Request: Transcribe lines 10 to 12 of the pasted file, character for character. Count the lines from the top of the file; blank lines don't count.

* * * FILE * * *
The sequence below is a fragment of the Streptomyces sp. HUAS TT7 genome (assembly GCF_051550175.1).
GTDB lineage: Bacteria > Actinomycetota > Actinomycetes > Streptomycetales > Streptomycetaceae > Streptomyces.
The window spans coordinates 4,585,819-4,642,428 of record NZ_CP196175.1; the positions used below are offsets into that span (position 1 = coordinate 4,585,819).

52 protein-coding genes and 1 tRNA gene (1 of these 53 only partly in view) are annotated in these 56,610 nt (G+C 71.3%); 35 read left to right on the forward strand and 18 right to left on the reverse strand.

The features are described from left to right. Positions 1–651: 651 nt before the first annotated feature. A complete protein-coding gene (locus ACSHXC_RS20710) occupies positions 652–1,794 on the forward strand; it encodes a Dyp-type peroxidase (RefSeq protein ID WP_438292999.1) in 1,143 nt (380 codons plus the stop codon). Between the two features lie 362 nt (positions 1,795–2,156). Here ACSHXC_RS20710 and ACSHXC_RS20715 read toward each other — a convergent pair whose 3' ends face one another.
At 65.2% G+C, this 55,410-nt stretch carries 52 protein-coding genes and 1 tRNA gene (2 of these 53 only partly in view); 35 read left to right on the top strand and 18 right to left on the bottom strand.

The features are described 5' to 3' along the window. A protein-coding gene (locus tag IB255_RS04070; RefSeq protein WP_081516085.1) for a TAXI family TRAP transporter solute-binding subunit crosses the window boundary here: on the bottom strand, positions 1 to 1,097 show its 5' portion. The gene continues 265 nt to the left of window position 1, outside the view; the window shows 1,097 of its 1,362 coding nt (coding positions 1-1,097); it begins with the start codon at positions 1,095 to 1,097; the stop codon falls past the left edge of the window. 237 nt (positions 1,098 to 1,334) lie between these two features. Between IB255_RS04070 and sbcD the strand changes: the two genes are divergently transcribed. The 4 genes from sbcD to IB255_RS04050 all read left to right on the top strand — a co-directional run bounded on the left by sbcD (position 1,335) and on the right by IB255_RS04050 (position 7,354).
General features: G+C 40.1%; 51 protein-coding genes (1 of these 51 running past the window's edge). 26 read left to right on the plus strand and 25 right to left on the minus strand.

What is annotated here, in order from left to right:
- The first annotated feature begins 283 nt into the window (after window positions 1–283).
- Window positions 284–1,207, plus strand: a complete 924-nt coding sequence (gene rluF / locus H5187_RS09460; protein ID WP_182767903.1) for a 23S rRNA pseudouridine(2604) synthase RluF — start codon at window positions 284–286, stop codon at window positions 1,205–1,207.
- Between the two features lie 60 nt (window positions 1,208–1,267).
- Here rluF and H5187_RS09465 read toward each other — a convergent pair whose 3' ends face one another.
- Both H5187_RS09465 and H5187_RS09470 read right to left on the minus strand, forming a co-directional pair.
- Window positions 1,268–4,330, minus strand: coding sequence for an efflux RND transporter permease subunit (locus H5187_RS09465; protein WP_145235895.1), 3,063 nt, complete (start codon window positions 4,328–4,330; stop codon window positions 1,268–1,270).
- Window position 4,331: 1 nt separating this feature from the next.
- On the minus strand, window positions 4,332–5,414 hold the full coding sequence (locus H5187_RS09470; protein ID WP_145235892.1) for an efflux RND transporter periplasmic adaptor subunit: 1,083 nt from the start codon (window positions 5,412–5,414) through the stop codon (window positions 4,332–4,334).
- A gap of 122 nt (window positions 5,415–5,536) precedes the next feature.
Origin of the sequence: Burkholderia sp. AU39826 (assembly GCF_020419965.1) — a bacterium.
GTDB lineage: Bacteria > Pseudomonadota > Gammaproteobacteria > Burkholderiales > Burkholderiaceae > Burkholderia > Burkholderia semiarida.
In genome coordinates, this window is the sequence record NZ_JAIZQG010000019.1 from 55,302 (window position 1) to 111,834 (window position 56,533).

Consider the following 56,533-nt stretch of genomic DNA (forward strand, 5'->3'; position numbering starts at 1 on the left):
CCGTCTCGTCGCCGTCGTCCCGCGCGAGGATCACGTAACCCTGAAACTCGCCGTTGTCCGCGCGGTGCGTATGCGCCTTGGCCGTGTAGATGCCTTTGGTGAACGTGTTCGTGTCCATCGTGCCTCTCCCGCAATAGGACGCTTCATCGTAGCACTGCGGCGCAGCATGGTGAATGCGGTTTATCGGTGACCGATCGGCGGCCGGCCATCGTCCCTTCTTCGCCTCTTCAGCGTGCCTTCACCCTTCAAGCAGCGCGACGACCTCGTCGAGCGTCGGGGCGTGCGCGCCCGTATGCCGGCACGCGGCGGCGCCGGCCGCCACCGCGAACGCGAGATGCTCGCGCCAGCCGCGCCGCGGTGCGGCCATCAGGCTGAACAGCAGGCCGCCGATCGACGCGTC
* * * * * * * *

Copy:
- The first annotated feature begins 283 nt into the window (after window positions 1–283).
- Window positions 284–1,207, plus strand: a complete 924-nt coding sequence (gene rluF / locus H5187_RS09460; protein ID WP_182767903.1) for a 23S rRNA pseudouridine(2604) synthase RluF — start codon at window positions 284–286, stop codon at window positions 1,205–1,207.
- Between the two features lie 60 nt (window positions 1,208–1,267).